When the brothers returned home, they told their father what happened, and he is ecstatic! He is willing to go to Egypt so he can go see his son Joseph before he dies.
All Is Forgiven
This is one of the most beautiful stories of compassion, grace, and forgiveness in the Bible. Joseph’s response could only happen through the power of God and the Holy Spirit. Joseph chooses forgiveness over anger and bitterness. Why? Because he knew it was the right thing to do and he also knew it was pointless to harbor anger and bitterness in his heart because then he would become an angry and bitter person. He could have easily justified revenge or gave his brothers a taste of their own medicine. But he doesn’t. He forgives. I/we can certainly learn a lot from Joseph when it comes to forgiveness. There is great difficulty in letting go of anger and extending forgiveness. Personally, I am still working through something that happened to me in recent years and I will admit I am having difficulty not being angry with someone who caused great harm too my family and me. In my heart I have forgiven this person, but the root of anger and bitterness lingers. I think therefore the story of Joseph speaks to my heart. I can honestly say that I have never withheld forgiveness from anyone, but I do struggle with allowing the spirit of anger and bitterness to remain in my heart towards this individual. Maybe some of you in this room have had similar experiences and have difficulty either showing forgiveness or allowing bitterness to take root; so, I am not going to stand up here and tell you how easy it is to forgive… but I will tell you by the power of Jesus Christ and the Holy Spirit you can forgive… even if you think you can’t.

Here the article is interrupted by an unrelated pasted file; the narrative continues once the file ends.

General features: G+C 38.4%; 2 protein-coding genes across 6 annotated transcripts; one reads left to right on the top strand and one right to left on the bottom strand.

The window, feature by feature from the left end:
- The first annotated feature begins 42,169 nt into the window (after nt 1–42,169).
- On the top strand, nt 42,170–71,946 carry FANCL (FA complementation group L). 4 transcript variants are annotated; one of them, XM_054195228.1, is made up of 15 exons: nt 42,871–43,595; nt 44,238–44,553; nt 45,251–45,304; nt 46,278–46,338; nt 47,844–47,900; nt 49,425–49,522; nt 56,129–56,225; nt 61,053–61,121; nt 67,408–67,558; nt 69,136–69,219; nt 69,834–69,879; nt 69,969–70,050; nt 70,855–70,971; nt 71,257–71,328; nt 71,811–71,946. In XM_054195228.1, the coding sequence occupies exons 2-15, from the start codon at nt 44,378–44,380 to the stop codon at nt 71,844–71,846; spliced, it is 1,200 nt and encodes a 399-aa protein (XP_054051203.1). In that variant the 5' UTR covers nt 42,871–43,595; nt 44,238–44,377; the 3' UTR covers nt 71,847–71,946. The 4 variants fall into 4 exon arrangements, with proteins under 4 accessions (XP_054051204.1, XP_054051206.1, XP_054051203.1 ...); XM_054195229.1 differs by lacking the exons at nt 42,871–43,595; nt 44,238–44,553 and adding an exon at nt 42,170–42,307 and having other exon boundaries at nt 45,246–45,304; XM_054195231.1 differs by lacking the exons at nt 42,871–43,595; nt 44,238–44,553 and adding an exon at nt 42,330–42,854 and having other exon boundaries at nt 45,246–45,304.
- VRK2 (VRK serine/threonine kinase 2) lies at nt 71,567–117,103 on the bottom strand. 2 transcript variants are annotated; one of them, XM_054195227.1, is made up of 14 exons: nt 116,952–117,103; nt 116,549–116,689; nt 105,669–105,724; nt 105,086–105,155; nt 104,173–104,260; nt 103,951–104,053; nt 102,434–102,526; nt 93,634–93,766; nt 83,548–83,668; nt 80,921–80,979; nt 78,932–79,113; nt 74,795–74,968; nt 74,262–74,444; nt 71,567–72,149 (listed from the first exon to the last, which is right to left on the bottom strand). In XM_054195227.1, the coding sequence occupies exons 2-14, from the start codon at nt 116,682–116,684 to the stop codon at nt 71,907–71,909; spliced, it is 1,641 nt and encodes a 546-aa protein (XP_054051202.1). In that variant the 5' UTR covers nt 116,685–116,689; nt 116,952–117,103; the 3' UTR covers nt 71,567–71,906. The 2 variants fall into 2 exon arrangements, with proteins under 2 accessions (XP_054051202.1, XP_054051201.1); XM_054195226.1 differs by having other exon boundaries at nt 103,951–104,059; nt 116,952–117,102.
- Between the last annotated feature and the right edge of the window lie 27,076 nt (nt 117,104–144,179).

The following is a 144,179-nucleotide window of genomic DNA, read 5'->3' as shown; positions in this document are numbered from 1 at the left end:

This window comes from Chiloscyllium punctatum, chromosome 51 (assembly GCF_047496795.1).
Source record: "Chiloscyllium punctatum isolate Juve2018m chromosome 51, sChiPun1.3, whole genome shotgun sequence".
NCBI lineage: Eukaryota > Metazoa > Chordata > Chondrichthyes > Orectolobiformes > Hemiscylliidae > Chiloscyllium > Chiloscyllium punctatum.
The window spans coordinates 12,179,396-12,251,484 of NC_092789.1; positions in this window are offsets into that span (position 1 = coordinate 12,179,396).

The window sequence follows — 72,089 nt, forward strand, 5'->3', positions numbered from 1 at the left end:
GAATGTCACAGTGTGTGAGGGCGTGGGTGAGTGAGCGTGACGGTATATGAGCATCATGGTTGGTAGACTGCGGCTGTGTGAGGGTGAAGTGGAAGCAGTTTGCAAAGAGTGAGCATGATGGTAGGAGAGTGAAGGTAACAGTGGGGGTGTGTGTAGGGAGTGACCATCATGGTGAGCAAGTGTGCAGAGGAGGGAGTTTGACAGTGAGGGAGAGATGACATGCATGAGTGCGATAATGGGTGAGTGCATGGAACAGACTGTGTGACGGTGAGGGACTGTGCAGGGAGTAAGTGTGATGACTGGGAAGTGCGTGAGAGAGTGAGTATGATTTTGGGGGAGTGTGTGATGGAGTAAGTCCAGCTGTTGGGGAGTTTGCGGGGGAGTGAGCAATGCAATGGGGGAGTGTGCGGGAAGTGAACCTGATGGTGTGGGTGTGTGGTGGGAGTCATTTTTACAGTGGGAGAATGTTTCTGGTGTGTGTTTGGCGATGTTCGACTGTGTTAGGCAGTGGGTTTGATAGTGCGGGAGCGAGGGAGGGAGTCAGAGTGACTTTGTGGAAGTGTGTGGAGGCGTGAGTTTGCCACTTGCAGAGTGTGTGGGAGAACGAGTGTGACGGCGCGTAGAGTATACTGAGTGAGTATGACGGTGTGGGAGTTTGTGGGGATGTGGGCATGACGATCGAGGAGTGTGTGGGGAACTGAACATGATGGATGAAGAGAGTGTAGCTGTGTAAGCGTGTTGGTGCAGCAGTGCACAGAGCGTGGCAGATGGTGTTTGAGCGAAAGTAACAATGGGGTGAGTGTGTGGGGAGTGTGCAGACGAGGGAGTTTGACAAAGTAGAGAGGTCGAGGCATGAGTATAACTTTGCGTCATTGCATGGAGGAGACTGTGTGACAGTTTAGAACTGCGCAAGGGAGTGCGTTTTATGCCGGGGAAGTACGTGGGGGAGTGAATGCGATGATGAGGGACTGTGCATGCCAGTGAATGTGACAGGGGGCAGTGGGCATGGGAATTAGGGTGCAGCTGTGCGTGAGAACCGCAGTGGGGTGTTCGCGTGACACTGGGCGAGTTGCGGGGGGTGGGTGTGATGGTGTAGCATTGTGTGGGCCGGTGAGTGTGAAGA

How we can show forgiveness
I remember, with much embarrassment, when I was a young child, I would dress up and pretend I was one of the members in the rock group ‘Kiss’. I used to paint my face (like the members of the band did), set up a miniature stage in the family dining room, get out my guitar (a Wilson tennis racket) and spend hours in front of the record player and speakers pretending I playing to thousands of screaming fans in my house.
I didn’t realize it at the time that I was playing a hypocrite at such a young age. The Greek word for Hypocrite, in ancient Grecian times, meant an interpreter from underneath and referred to actors or stage players. Hypocrites weremen in plays who acted a part or pretended to be someone they were not. They were counterfeit, and men who assumed and spoke and acted under a feigned character, usually by disguising themselves by wearing a mask. Over the centuries this word has been used to describe people who acted morally upright, pious, and good on the outside but were just the opposite.
I’m sure many, if not all of you, have heard someone say, “Christians are a bunch of hypocrites!” Maybe you havebeen called one yourself. I remember vividly in Junior College hearing that all the time. As a Christian in a secular college, I would hear this phrase from students with cigarettes hanging out of their mouths and belching out secondhand smoke into the while wearing a Take Care of Mother Earth...Stop Pollution T-shirt (talk about hypocrisy) .
In the many conversations I had with people I would never deny that Christianity was full of hypocrites and hypocrisy. I would respond, “Yes, there are a bunch of hypocrites in Christianity, but many of us acknowledge it and try to do something to make this change.” I would also hear some Christians become defensive by responding, “Well the whole world is also full of hypocrites, not just Christians.” This is true, but this truth does not justify or give us the license to be hypocrites as well. The Christian attitude should never be since the world is full of hypocrites so I can be one as well. No, our attitude should be one of genuiness, authenticity, and uprightness. We should strive to live as people who breaks the cycle of hypocrisy in Christianity and live by the power of the Spirit an authentic Christian life.
Matthew 23:13 – 36